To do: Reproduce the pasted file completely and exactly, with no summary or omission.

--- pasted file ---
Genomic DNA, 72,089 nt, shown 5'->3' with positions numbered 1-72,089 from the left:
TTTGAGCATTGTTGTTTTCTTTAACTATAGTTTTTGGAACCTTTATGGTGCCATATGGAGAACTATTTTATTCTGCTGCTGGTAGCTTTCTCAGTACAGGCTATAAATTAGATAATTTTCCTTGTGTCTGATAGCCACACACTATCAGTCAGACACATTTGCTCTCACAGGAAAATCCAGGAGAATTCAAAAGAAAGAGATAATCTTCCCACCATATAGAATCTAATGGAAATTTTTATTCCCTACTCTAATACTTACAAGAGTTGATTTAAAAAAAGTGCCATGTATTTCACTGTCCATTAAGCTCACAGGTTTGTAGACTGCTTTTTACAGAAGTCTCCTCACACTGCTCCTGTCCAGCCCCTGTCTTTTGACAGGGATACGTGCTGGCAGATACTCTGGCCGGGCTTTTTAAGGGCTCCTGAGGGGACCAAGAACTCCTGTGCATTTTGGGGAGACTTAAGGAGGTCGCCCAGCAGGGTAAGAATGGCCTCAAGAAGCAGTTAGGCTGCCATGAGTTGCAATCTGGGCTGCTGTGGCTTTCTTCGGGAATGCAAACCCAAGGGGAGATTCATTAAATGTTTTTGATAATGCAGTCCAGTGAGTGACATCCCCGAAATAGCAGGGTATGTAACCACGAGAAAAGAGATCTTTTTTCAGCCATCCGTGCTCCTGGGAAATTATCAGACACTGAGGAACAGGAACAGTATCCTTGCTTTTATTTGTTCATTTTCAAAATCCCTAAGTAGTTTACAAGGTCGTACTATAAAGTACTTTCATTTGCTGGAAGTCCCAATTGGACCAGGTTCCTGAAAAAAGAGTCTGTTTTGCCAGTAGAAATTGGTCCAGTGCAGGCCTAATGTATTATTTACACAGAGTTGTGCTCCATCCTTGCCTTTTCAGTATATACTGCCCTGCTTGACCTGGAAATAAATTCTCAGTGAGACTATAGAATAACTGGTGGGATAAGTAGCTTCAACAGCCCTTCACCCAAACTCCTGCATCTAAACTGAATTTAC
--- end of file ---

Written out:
Genomic DNA, 72,089 nt, shown 5'->3' with positions numbered 1-72,089 from the left:
TTTGAGCATTGTTGTTTTCTTTAACTATAGTTTTTGGAACCTTTATGGTGCCATATGGAGAACTATTTTATTCTGCTGCTGGTAGCTTTCTCAGTACAGGCTATAAATTAGATAATTTTCCTTGTGTCTGATAGCCACACACTATCAGTCAGACACATTTGCTCTCACAGGAAAATCCAGGAGAATTCAAAAGAAAGAGATAATCTTCCCACCATATAGAATCTAATGGAAATTTTTATTCCCTACTCTAATACTTACAAGAGTTGATTTAAAAAAAGTGCCATGTATTTCACTGTCCATTAAGCTCACAGGTTTGTAGACTGCTTTTTACAGAAGTCTCCTCACACTGCTCCTGTCCAGCCCCTGTCTTTTGACAGGGATACGTGCTGGCAGATACTCTGGCCGGGCTTTTTAAGGGCTCCTGAGGGGACCAAGAACTCCTGTGCATTTTGGGGAGACTTAAGGAGGTCGCCCAGCAGGGTAAGAATGGCCTCAAGAAGCAGTTAGGCTGCCATGAGTTGCAATCTGGGCTGCTGTGGCTTTCTTCGGGAATGCAAACCCAAGGGGAGATTCATTAAATGTTTTTGATAATGCAGTCCAGTGAGTGACATCCCCGAAATAGCAGGGTATGTAACCACGAGAAAAGAGATCTTTTTTCAGCCATCCGTGCTCCTGGGAAATTATCAGACACTGAGGAACAGGAACAGTATCCTTGCTTTTATTTGTTCATTTTCAAAATCCCTAAGTAGTTTACAAGGTCGTACTATAAAGTACTTTCATTTGCTGGAAGTCCCAATTGGACCAGGTTCCTGAAAAAAGAGTCTGTTTTGCCAGTAGAAATTGGTCCAGTGCAGGCCTAATGTATTATTTACACAGAGTTGTGCTCCATCCTTGCCTTTTCAGTATATACTGCCCTGCTTGACCTGGAAATAAATTCTCAGTGAGACTATAGAATAACTGGTGGGATAAGTAGCTTCAACAGCCCTTCACCCAAACTCCTGCATCTAAACTGAATTTAC